DP7280 Incentives to Innovate and Social Harm: Laissez-Faire, Authorization or Penalties?
|Author(s):||Giovanni Immordino, Marco Pagano, Michele Polo|
|Publication Date:||April 2009|
|Keyword(s):||authorization, deterrence, innovation, liability for harm, safety regulation|
|JEL(s):||D73, K21, K42, L51|
|Programme Areas:||Public Economics|
|Link to this Page:||cepr.org/active/publications/discussion_papers/dp.php?dpno=7280|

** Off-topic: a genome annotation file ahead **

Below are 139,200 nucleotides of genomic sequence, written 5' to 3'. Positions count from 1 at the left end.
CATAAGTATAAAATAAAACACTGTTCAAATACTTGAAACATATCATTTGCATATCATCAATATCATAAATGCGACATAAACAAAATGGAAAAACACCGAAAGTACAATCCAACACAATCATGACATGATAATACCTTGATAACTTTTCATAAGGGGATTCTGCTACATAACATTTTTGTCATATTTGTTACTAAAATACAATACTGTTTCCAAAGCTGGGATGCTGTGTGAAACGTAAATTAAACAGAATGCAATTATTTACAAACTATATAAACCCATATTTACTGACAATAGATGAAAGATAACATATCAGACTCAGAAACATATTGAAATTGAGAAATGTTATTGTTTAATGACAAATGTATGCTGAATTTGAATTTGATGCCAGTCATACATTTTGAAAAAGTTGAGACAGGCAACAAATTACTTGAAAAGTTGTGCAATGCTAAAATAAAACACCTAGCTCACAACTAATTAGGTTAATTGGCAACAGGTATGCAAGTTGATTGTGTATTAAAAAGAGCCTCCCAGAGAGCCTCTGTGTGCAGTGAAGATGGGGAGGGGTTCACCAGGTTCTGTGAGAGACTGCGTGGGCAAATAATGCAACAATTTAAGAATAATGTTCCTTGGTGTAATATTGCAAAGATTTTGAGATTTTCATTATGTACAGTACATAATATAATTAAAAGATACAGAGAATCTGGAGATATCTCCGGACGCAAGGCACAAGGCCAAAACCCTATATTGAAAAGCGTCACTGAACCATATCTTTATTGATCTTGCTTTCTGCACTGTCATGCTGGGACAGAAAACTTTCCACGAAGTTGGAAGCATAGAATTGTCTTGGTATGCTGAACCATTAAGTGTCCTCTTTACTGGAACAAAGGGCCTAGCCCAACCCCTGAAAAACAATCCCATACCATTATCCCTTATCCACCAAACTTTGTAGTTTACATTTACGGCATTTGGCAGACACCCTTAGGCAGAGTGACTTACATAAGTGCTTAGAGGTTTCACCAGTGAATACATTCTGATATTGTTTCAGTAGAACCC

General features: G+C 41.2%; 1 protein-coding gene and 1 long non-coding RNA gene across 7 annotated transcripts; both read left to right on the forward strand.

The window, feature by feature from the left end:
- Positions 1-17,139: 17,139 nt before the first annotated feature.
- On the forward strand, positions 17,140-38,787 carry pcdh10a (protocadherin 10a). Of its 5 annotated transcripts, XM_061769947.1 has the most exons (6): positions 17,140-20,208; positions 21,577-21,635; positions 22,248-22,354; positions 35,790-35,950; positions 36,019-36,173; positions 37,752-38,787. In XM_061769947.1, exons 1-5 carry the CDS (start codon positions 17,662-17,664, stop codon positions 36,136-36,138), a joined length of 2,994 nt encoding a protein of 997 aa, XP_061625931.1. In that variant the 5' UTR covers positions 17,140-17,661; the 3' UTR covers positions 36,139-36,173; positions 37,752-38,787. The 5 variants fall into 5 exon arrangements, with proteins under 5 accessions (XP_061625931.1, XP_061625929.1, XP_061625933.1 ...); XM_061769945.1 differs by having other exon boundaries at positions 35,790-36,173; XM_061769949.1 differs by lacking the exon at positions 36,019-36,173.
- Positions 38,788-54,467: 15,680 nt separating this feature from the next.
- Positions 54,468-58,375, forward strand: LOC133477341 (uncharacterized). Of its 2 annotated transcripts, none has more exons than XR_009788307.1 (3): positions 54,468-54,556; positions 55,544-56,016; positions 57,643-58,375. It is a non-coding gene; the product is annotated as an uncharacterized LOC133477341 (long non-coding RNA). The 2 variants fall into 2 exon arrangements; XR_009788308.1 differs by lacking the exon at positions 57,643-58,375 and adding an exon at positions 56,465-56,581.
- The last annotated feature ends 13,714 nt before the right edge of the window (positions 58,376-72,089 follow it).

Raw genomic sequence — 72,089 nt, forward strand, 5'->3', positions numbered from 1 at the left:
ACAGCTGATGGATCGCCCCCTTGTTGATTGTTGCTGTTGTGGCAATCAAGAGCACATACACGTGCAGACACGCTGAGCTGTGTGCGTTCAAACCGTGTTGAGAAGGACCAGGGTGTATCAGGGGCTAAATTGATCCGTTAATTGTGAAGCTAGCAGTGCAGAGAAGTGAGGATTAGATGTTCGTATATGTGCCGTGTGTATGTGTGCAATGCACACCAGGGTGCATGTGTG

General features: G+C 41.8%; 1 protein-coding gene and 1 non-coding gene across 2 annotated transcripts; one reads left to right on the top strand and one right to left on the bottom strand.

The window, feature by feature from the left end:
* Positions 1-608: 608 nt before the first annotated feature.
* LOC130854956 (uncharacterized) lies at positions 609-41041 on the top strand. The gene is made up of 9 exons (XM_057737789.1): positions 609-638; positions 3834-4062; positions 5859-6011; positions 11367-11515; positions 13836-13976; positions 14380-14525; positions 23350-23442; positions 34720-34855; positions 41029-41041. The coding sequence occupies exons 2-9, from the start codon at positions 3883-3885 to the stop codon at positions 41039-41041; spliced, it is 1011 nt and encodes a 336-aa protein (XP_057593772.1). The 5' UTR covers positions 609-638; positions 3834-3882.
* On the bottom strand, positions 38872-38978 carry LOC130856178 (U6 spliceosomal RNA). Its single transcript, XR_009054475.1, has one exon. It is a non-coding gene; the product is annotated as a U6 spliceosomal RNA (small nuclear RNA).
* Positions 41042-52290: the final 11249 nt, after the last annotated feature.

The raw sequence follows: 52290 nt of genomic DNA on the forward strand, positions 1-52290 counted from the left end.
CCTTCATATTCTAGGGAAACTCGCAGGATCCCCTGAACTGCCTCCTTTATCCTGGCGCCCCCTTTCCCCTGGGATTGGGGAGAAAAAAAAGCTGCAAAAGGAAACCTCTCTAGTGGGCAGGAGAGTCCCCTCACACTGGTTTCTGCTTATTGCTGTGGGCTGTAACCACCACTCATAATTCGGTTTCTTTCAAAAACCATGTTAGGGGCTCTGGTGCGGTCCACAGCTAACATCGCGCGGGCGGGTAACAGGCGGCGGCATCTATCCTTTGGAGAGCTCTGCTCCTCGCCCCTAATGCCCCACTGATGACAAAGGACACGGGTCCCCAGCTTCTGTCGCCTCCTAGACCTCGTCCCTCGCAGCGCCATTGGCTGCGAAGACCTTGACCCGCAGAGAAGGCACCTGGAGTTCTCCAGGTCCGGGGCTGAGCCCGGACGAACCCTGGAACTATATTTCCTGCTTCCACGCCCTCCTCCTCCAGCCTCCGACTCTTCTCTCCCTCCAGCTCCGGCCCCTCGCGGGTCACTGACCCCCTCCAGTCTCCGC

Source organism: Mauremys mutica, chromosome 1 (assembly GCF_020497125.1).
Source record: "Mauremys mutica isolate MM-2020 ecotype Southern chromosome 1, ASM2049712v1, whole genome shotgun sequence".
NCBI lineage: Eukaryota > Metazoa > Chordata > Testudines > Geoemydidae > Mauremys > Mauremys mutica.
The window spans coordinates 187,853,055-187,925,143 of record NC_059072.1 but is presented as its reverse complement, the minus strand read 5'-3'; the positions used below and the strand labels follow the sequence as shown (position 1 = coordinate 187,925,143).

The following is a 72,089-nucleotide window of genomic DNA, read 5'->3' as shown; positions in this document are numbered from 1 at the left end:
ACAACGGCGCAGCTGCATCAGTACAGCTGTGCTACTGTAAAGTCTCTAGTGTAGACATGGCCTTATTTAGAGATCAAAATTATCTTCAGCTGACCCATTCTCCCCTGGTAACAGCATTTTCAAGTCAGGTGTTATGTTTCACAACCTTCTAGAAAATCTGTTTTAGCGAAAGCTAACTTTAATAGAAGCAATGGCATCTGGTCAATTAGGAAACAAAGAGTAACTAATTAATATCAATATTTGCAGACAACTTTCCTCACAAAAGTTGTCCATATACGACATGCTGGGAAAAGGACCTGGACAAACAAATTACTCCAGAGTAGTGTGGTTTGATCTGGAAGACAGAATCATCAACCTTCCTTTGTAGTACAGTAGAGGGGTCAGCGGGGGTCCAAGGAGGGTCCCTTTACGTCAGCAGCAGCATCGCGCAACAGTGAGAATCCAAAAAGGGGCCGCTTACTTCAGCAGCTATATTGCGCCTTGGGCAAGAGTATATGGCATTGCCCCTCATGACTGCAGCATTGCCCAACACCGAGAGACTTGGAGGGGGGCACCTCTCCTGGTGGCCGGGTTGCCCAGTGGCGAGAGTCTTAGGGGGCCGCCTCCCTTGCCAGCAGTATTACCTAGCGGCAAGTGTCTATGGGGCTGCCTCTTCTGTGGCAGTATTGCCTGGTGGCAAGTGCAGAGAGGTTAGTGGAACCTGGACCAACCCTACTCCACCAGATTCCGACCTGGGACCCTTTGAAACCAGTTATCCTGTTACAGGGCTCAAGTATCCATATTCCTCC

We analyze optimal policy design when firms' research activity may lead to socially harmful innovations. Public intervention, affecting the expected profitability of innovation, may both thwart the incentives to undertake research (average deterrence) and guide the use to which innovation is put (marginal deterrence). We show that public intervention should become increasingly stringent as the probability of social harm increases, switching first from laissez-faire to a penalty regime, then to a lenient authorization regime, and finally to a strict one. In contrast, absent innovative activity, regulation should rely only on authorizations, and laissez-faire is never optimal. Therefore, in innovative industries regulation should be softer.